Monday, 23 January 2012

How to Keep Track of Great Ideas

During classes, a common query of many of my fellow pre-service teachers is along the lines of
'How will we remember all this?' or 'Can you upload this to [the online university system]?'
But, even if we received a handout on every idea or printed out the hundreds of powerpoints we view during university and PDs, totalling thousands of pages, how useful to your teaching practice would those be when you need to teach a specific topic or deal with a very specific parent communication or behavioural issue? Not very useful, I think.

So I thought it might be useful to share how I keep track of all the great ideas I gather from all sorts of channels including university, bloggers, twitter and word-of-mouth.
I use a single, relatively thin binder folder which has no cover
at the moment so please excuse it for being so boring.
My first page contains all the elements of what makes a great teacher.
On the back of this, I have recorded all the reasons that
teaching is a great career for me. This is and will be a
great reference point on tough days.
I have tabbed the rest of the folder into subjects: Literacy,
Maths, Humanities, Science, Health and PE.
In each tab, I start with pages of lesson ideas which are
summarised into 1-5 lines and often contain explanatory diagrams.
This is a close-up of a lesson idea summary in the Literacy Lessons page above.
After the lesson ideas pages, I have a 1-3 pages in each tab on the concepts
of that subject. These are not lesson ideas but are more general ideas, such as
the need to teach writing as a process of drafting and editing as above from my
Literacy Concepts page. They are done in a Wordle-type format.   
This is one of my Maths Lessons pages. If we receive a
handout that could be given to a class or if we do a worked
example in class, I sometimes include this in the tab after
the page where I have explained that lesson idea. 

This is a close up of one of my Maths Concepts pages.

After the subject tabs, I have about 20 pages on general topics,
including: Behaviour, Parents, Lessons, Thinking, Technology and the
Nature of Schools. These are similar to the concept pages of the subjects tabs
and contain general ideas on how to achieve, eg, good behaviour management.
They are also in a Wordle format.

This is a close-up of part of the Parents page.
This is the first part of my Technology page. I use it mainly to list my favourite
tools and some general tips on class/student blogging and net safety, etc.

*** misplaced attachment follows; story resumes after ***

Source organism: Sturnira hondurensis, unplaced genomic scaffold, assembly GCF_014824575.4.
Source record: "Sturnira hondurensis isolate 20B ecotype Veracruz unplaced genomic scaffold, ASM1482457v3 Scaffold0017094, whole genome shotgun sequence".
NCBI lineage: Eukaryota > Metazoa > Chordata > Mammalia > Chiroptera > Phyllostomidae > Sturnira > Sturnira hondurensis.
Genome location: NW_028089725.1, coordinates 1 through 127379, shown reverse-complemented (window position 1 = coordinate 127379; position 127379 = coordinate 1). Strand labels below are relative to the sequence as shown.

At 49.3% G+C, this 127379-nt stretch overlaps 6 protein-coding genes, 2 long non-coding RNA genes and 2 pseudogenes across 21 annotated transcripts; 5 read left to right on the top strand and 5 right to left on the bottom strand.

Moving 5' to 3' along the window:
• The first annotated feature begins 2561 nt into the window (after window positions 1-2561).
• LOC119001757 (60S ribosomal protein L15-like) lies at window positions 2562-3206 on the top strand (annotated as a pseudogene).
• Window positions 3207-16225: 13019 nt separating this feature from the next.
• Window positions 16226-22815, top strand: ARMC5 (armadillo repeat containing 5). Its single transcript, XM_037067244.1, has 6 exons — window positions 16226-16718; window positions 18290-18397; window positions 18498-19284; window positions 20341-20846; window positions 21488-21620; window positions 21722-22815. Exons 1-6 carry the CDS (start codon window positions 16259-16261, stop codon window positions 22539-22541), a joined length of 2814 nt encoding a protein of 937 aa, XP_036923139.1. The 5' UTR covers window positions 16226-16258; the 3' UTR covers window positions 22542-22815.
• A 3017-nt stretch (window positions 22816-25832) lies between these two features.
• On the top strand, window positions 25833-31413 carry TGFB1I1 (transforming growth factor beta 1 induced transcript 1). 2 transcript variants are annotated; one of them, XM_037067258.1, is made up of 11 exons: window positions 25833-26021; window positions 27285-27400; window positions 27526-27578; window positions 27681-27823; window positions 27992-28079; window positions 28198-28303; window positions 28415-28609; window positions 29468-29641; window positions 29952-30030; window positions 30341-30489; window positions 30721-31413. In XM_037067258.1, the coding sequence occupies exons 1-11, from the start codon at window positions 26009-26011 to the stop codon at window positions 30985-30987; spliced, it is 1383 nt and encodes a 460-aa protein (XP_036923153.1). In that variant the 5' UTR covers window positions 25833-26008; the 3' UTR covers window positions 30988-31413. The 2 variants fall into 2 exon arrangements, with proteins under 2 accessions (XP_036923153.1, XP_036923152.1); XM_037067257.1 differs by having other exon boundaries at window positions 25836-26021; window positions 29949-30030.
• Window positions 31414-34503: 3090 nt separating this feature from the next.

This is my Thinking page on encouraging students to think
critically and creatively.
This system took a while to develop and perfect but it means I need to consciously vet all ideas and concepts I learn and pick only the best to include in my 'forever' folder. It also means when I'm stumped for ideas or confused about a subject, I am only a few flicks away from an idea or answer.

So, what did you think? Can you improve this?
How do you keep track of all the great ideas you collect as a teacher or pre-service teacher?

6 comments:

Beth Cregan said...

This will be a great resource Anna. I especially like your page that includes why teaching is the best job for you. This willingnes to reflect on your work will be a great strength out there in a school. Can I also suggest Pinterest? It's a social media site where you store ideas online by catching images on the net on virtual pin up boards. There are so many great teaching ideas, activities and classroom organisation tips and you can keep it all in one area.

Anna Kapnoullas said...

I'd seen Pinterest before via a twitter message link but hadn't understood how it worked until your explanation so will definitely give that a go to save online pictures, as that would be much easier than saving and printing them all out via MS Word which is what I was doing. Thanks for the tip!
Anna

akoaroha said...

That is the way I think too, Anna. I am a visual/written notes person. I even have a 'me as a great teacher' in an outline. It has been stuck on my wall for 2 years (I don't have a folder - I have a wall). I am going to scan it so we can compare. I have MSOneNote on my laptop too, which is a virtual 'wall' that I can stick notes, links and pictures on, which might be the digital version of your forever folder, but think that physically writing something is what makes it stick for me.
There are so many points on your notes that I am nodding at and thinking "yes, yes, totally" as I read them.
Thank you for sharing this.
C.

Anna Kapnoullas said...

Those methods do sound very similar and effective Carolyn. I'd love to see your 'great teacher' outline. A wall is great for visual memory as well. I agree, I remember something much more when I write it, especially with a unique colour and under a category heading, than if I type it or simply listen to it.
Thanks for sharing as well,
Anna

BrotherBoku said...

Nice work Anna, I Find colour and visuals help me remember things. Have a look at my blog to see how I've been keeping track of it all!
Dan

http://brotherbokuteaching.blogspot.com

Anna Kapnoullas said...

Hi Dan,
Yours is indeed very similar and a box is a great way to store all those resources that can't fit in a folder and you could create different boxes for each subject as it grows. We sound like such organisation freaks but I think it'll pay off.
Thanks for sharing your method,
Anna